Swedish bus maker plans JV to drive on Indian roads

Swedish bus maker plans JV to drive on Indian roads
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First Published: Fri, Dec 14 2007. 12 00 AM IST

Leif Oestling, chief executive officer of Scania AG
Leif Oestling, chief executive officer of Scania AG
Updated: Fri, Dec 14 2007. 12 00 AM IST
Swedish commercial vehicle manufacturer Scania AB is planning to enter the rapidly-growing Indian bus market in an effort to tap into the growing demand in one of the world’s fastest growing major economies—especially from city transportation networks looking to move to more modern and environment friendly buses for travel within and between cities.
According to a person familiar with the development who did not wish to be identified, the company is close to finalizing a joint venture (JV) with Gurgaon-based auto component manufacturer, Jay Bharat Maruti Ltd (JBML), which ended 2006-07 with Rs5,19.5 crore in revenue and Rs11.97 crore in net profit.
Leif Oestling, chief executive officer of Scania AG
The JV will manufacture a range?of buses in?India that will be available 18 months from now, added this person who said that a team of senior executives from Scania recently visited JBML’s facilities, which makes a range of parts for supply to India’s largest car maker, Maruti Suzuki India Ltd.
JBML officials declined to comment on the JV. In an e-mail response, a Scania spokesperson said the firm “does not respond to rumours and speculation.”
The person familiar with the development said the two parties are conducting a feasibility study that will be completed by the end of the current fiscal year. After this, the two firms will take a decision on which segment the proposed JV will target, this person added.
Scania is looking to build a chassis manufacturing facility as well as a bus-body building factory in north India, said the person. The JV will initially manufacture buses at JBML’s current facilities.
A Scania executive had said in April it was looking to India as a potential market. “We will go into India one way or another, but I can’t say more. My definite feeling today is that the business prospects are coming there,” Scania chief executive Leif Oestling had said at a news conference after the firm released its first quarter earnings report.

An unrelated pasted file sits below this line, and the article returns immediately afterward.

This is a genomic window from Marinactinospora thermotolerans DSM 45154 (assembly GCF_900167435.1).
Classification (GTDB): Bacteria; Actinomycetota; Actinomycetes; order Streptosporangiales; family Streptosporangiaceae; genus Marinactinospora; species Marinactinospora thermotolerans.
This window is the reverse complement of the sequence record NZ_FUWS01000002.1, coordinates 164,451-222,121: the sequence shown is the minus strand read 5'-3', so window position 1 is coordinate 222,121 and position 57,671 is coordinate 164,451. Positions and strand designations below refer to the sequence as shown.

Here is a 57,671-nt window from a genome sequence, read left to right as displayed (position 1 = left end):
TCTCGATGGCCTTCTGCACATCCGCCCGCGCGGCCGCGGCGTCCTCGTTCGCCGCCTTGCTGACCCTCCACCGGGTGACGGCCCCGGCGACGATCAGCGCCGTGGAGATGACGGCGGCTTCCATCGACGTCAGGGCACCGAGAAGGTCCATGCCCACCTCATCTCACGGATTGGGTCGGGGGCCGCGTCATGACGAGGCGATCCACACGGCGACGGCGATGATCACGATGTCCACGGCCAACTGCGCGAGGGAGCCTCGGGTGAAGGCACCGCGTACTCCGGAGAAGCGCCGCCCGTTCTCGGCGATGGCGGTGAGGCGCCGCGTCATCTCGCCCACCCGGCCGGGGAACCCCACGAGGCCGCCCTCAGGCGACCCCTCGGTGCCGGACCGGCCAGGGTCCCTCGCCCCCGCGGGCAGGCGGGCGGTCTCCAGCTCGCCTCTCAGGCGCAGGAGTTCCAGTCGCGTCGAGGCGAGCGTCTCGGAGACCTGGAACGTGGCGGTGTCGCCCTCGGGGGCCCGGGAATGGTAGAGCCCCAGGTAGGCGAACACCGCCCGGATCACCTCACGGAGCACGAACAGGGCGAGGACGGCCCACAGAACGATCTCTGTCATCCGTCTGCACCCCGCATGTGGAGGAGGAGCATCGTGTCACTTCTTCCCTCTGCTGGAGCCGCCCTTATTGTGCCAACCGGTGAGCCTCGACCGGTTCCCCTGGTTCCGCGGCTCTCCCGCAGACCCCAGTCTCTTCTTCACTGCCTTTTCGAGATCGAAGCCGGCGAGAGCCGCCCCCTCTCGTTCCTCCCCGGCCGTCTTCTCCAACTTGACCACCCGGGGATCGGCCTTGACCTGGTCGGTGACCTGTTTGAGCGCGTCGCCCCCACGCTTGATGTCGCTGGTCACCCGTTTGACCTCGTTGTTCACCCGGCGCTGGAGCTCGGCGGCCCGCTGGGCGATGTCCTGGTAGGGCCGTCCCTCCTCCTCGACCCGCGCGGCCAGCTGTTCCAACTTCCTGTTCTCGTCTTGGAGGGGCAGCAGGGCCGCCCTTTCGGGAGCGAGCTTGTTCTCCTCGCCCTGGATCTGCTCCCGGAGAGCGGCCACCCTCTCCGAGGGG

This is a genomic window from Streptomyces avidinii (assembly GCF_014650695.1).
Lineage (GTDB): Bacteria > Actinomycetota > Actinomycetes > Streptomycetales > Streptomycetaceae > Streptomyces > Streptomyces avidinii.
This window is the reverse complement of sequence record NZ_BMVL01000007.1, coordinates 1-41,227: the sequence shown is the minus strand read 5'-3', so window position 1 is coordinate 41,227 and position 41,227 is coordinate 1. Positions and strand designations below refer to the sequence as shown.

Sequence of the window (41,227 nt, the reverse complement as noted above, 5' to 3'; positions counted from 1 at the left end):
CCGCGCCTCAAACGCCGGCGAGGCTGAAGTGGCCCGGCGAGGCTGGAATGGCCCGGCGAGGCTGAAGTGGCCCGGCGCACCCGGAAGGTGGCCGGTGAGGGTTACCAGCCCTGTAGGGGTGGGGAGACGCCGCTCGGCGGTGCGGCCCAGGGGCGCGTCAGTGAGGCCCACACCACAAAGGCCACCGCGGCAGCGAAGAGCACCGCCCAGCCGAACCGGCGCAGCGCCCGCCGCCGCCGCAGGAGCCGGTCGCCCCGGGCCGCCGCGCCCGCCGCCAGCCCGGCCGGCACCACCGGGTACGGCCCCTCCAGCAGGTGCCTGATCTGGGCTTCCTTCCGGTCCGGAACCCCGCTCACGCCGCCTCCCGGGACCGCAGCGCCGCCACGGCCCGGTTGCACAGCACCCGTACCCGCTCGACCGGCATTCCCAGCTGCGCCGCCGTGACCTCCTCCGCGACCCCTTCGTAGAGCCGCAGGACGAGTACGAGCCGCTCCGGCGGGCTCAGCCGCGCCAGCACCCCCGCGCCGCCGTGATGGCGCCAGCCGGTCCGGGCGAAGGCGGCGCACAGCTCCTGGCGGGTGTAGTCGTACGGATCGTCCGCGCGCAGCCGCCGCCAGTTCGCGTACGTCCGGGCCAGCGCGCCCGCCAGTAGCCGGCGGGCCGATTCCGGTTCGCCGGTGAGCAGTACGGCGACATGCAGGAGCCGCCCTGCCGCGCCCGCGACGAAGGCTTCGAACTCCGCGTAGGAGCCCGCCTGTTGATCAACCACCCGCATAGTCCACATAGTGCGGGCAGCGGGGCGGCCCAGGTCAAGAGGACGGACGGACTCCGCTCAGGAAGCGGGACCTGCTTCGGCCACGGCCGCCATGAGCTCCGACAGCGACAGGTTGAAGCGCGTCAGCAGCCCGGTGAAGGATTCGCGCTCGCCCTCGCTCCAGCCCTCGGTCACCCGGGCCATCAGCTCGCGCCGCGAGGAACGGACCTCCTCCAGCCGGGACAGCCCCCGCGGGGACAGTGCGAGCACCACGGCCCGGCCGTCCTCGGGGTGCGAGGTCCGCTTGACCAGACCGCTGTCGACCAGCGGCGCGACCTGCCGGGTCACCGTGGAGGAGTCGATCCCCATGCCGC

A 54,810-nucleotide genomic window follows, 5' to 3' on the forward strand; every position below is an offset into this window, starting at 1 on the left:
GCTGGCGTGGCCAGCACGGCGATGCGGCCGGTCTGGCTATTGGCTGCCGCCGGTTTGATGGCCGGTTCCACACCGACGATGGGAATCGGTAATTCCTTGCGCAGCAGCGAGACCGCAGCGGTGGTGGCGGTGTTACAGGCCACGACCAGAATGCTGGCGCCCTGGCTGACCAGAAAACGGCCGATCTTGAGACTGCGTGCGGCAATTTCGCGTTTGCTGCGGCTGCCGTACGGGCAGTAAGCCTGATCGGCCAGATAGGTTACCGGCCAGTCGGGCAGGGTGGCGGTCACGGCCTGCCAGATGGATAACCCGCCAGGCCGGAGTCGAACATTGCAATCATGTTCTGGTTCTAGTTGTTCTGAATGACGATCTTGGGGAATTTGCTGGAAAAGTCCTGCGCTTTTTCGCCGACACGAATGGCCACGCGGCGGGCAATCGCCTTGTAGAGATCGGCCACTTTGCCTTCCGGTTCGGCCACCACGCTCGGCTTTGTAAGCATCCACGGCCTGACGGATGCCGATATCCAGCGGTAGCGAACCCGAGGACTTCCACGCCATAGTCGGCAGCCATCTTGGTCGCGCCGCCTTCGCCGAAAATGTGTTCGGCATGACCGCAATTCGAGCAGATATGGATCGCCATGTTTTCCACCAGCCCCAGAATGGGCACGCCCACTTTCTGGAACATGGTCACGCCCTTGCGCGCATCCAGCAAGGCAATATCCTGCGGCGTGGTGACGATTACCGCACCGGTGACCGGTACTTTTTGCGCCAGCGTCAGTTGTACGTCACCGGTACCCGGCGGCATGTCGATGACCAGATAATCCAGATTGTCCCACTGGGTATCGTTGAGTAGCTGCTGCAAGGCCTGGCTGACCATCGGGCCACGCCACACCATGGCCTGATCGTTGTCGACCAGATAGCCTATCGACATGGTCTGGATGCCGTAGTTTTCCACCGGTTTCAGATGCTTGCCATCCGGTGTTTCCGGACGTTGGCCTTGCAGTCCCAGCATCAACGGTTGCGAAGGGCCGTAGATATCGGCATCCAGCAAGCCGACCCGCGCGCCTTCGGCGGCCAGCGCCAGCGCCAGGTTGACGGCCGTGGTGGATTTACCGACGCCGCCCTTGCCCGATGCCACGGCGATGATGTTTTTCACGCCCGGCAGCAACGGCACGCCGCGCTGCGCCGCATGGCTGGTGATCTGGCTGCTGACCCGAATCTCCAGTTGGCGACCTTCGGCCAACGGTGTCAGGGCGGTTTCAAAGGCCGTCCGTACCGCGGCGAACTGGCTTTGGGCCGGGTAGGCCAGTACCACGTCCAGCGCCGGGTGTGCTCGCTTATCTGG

Scania is one of the last of the European companies in the commercial vehiclesbusiness to enter the Indian market.
In November, it announced a partnership with engineering and construction company Larsen and Toubro Ltd (L&T) to sell its trucks. The company manufactures and sells its trucks mainly in Europe and Latin America.
India’s large and fast paced infrastructure building exercise has attracted a number of global commercial vehicle manufacturers.
German commercial vehicle manufacturer Daimler AG has already announced plans to bring its Mercedes buses to India in collaboration with a local partner, Sutlej Motors Ltd.
India’s largest commercial vehicle manufacturer Tata Motors Ltd, which currently dominates the bus market with an estimated 60% market share, has a JV with Brazilian bus manufacturer Marcopolo SA. The second largest player in the domestic market, Ashok Leyland Ltd, has also announced plans for top-end buses.
In India, 28,738 medium and heavy buses were sold in 2006-07,?up?2%?from a year ago.
“It’s a step in the right direction in terms of India being an attractive destination,” said S. Ramnath, vice-president at SSKI Securities Pvt. Ltd. But it will be difficult for them to significantly impact the market, since a majority of buses in India are bought by state transport undertakings that are running losses and haven’t started buying, he added.
Shares of JBML closed at Rs59.25 each, down 1% on the Bombay Stock Exchange on Thursday. In the past year, the shares have touched a high of Rs61 each.
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First Published: Fri, Dec 14 2007. 12 00 AM IST